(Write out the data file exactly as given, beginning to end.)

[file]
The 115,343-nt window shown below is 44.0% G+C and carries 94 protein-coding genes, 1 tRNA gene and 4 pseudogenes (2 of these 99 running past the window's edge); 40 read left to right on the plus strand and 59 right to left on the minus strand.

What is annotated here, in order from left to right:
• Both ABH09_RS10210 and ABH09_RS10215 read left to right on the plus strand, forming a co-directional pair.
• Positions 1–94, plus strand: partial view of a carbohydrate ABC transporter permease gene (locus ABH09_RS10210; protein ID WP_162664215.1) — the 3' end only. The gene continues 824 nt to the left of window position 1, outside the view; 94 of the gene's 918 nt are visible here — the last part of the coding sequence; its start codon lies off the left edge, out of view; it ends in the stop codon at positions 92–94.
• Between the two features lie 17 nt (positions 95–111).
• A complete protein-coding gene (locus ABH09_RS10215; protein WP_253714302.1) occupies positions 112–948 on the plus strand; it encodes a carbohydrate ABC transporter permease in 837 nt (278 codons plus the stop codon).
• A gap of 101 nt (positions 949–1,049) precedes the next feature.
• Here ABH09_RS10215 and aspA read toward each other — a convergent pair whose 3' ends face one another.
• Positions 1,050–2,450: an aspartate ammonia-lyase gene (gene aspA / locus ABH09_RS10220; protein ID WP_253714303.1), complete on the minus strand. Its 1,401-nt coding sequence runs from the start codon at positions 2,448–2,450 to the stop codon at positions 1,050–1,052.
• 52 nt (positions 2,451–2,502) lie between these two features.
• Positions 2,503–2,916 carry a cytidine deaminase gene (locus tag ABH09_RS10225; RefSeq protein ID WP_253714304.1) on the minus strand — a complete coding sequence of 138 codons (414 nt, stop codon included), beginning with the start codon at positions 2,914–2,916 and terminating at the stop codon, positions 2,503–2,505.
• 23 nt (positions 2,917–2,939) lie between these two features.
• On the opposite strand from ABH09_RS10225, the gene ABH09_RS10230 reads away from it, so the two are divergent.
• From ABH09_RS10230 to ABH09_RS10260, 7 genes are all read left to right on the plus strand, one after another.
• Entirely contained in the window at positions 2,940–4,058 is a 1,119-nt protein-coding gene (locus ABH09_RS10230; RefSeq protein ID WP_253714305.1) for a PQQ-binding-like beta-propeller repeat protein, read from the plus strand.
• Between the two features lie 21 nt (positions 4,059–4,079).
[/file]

The 115,343-nt window shown below is 44.0% G+C and carries 94 protein-coding genes, 1 tRNA gene and 4 pseudogenes (2 of these 99 running past the window's edge); 40 read left to right on the plus strand and 59 right to left on the minus strand.

What is annotated here, in order from left to right:
• Both ABH09_RS10210 and ABH09_RS10215 read left to right on the plus strand, forming a co-directional pair.
• Positions 1–94, plus strand: partial view of a carbohydrate ABC transporter permease gene (locus ABH09_RS10210; protein ID WP_162664215.1) — the 3' end only. The gene continues 824 nt to the left of window position 1, outside the view; 94 of the gene's 918 nt are visible here — the last part of the coding sequence; its start codon lies off the left edge, out of view; it ends in the stop codon at positions 92–94.
• Between the two features lie 17 nt (positions 95–111).
• A complete protein-coding gene (locus ABH09_RS10215; protein WP_253714302.1) occupies positions 112–948 on the plus strand; it encodes a carbohydrate ABC transporter permease in 837 nt (278 codons plus the stop codon).
• A gap of 101 nt (positions 949–1,049) precedes the next feature.
• Here ABH09_RS10215 and aspA read toward each other — a convergent pair whose 3' ends face one another.
• Positions 1,050–2,450: an aspartate ammonia-lyase gene (gene aspA / locus ABH09_RS10220; protein ID WP_253714303.1), complete on the minus strand. Its 1,401-nt coding sequence runs from the start codon at positions 2,448–2,450 to the stop codon at positions 1,050–1,052.
• 52 nt (positions 2,451–2,502) lie between these two features.
• Positions 2,503–2,916 carry a cytidine deaminase gene (locus tag ABH09_RS10225; RefSeq protein ID WP_253714304.1) on the minus strand — a complete coding sequence of 138 codons (414 nt, stop codon included), beginning with the start codon at positions 2,914–2,916 and terminating at the stop codon, positions 2,503–2,505.
• 23 nt (positions 2,917–2,939) lie between these two features.
• On the opposite strand from ABH09_RS10225, the gene ABH09_RS10230 reads away from it, so the two are divergent.
• From ABH09_RS10230 to ABH09_RS10260, 7 genes are all read left to right on the plus strand, one after another.
• Entirely contained in the window at positions 2,940–4,058 is a 1,119-nt protein-coding gene (locus ABH09_RS10230; RefSeq protein ID WP_253714305.1) for a PQQ-binding-like beta-propeller repeat protein, read from the plus strand.
• Between the two features lie 21 nt (positions 4,059–4,079).